The seven-member Hot Springs Planning Commission recently approved placing a 48-bed drug rehab facility for young men in the Whittington Valley. Fortunately, this decision is being appealed to the Hot Springs Board of Directors.
The proposed facility is next to Linden Park (which is separated from the facility by an open unlocked gate) and is within walking distance of the Math & Science School, Park Avenue and Central Avenue (including the now-vacant property at the corner of Whittington and Central Avenues and which the city is in the process of redeveloping).
Whittington Valley is one of the oldest neighborhoods in Hot Springs. Tourists visit the Valley and our many parks. We have children, teenagers, mature adults and the elderly who live in the Valley and enjoy being in a beautiful and historic area of Hot Springs. I, and my many friends, do not feel it is appropriate to locate a 48-bed drug rehab facility in our residential neighborhood.
If the Hot Springs Board of Directors feel this facility should be in the Whittington neighborhood, then perhaps each and every director will allow such facilities in their neighborhood, maybe even next to their house.
What the city board allows in one neighborhood will establish the rule for all neighborhoods -- even yours. Think about it, people. Do you want a 48-bed drug rehab facility next to your house? If it happens in the Whittington Valley, you could be next!
This issue goes before the city board next Tuesday, May 4th. Talk to your city director and let them know your thoughts on placing a 48-bed drug facility in the Whittington Valley -- and know that in speaking for the Valley you are also acting to protect your own neighborhood.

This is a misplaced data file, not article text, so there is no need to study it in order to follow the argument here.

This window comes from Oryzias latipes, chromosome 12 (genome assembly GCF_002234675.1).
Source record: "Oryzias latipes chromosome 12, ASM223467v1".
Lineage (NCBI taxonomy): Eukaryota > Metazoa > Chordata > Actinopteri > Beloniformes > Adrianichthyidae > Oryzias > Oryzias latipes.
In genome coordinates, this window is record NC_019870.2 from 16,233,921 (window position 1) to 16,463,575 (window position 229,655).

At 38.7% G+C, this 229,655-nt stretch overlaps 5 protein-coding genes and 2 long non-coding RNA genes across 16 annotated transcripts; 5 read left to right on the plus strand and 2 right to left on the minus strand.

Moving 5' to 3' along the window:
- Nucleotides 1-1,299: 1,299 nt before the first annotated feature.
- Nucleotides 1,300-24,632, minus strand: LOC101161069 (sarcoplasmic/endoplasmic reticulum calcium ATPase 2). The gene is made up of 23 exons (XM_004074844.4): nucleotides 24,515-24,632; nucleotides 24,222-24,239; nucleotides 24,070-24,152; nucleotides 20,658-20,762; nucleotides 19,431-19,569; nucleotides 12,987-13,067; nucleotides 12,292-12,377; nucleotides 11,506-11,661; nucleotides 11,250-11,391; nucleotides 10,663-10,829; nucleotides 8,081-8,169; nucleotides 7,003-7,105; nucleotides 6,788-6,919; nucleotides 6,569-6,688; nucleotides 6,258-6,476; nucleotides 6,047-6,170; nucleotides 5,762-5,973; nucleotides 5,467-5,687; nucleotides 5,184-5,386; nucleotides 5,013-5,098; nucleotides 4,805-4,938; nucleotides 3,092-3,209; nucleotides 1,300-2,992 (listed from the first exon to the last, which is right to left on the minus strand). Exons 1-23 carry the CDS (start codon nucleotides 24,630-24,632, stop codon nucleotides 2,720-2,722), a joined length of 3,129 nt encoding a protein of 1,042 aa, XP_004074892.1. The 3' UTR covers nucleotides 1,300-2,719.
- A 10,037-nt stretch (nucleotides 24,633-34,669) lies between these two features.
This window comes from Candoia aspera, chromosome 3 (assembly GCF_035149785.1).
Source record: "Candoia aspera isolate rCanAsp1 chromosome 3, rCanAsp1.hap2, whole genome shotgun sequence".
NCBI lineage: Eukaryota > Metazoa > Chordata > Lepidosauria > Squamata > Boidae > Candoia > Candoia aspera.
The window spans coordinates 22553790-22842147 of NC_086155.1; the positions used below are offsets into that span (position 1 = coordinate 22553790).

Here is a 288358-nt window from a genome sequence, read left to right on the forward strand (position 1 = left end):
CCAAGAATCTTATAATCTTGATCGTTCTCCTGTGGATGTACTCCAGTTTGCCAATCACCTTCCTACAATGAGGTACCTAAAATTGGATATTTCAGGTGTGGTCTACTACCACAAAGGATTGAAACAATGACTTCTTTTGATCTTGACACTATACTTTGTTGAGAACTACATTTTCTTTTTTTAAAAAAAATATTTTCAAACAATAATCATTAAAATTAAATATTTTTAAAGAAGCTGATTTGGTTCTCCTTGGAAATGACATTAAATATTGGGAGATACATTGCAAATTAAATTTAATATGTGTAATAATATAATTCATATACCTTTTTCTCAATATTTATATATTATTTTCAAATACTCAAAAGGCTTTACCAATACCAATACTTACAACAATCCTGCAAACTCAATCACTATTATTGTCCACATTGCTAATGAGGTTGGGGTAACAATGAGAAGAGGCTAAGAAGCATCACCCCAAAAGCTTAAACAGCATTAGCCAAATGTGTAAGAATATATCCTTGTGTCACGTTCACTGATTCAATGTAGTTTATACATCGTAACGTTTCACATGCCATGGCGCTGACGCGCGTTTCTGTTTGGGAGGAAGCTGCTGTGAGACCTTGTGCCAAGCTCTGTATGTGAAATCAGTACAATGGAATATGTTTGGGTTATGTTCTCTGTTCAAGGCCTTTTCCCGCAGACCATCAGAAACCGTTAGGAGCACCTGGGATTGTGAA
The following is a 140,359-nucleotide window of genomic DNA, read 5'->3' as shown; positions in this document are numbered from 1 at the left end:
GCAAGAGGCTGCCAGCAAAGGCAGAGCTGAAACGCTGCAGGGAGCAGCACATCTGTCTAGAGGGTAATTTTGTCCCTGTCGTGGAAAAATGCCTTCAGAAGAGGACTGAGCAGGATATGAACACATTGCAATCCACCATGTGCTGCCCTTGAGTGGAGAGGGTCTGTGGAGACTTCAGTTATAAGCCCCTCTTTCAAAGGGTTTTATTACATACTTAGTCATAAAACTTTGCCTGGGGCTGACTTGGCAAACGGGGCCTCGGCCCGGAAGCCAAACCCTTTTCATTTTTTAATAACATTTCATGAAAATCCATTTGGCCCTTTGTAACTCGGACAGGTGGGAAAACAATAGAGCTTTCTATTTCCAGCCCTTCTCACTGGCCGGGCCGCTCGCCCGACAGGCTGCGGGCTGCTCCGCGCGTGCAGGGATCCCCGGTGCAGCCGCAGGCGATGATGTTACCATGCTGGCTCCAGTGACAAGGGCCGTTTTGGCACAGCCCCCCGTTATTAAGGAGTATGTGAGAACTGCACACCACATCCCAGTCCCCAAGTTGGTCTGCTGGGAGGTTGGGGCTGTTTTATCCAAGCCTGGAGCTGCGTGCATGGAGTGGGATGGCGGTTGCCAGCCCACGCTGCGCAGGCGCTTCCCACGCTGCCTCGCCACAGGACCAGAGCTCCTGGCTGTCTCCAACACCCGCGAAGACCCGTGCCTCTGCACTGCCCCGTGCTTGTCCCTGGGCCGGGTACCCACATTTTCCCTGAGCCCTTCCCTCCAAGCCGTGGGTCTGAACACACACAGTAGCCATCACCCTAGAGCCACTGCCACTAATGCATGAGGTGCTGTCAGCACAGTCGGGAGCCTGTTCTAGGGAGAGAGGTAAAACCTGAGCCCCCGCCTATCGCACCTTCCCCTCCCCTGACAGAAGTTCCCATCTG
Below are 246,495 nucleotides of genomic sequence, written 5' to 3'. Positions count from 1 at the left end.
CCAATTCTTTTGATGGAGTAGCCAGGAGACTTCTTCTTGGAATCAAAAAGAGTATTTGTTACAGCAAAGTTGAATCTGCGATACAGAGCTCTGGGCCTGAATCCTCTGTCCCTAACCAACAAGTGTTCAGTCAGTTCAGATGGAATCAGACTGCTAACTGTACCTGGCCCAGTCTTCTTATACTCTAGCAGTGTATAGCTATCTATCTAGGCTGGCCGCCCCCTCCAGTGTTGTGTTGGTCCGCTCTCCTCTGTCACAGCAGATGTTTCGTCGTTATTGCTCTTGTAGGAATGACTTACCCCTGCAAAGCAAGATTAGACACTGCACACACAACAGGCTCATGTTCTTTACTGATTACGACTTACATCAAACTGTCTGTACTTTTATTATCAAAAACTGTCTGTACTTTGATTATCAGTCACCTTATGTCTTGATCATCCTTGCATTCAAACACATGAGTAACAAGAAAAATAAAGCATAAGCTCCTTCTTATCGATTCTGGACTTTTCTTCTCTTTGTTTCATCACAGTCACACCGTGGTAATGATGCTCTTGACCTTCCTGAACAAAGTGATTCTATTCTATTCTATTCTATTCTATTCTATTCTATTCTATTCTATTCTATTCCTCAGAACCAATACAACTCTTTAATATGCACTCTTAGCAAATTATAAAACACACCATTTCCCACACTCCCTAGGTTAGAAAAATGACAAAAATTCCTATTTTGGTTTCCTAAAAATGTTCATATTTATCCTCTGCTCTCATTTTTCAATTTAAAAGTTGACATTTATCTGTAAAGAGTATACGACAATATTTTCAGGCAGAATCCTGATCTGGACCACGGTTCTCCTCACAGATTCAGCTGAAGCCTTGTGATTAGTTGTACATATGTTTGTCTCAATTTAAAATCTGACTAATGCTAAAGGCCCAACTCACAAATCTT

Please speak up and let your voice be heard.
Use 'common sense'
I lived in the Whittington Valley for many years and still own several houses in the Valley. Placing a 48-bed drug rehab center in the middle of any residential neighborhood is wrong -- including the Whittington Valley. The planned rehab center is a large commercial undertaking, operating 24 hours a day and will disrupt the quiet residential character of the neighborhood.
Would you want a 48-bed facility, operating 24 hours a day next to your home?
Some 20 years ago there was an attempt to open just such a facility in the Valley. Area residents, including myself, banded together and asked the city directors to use their common sense. At that time, the city board held that such a large commercial enterprise was inappropriate in a residential neighborhood. I hope the city board once again uses common sense and acts to protect the Valley's residential character.
Please support the residents of the Whittington Valley and tell your city director that large commercial businesses do not belong in any residential neighborhood.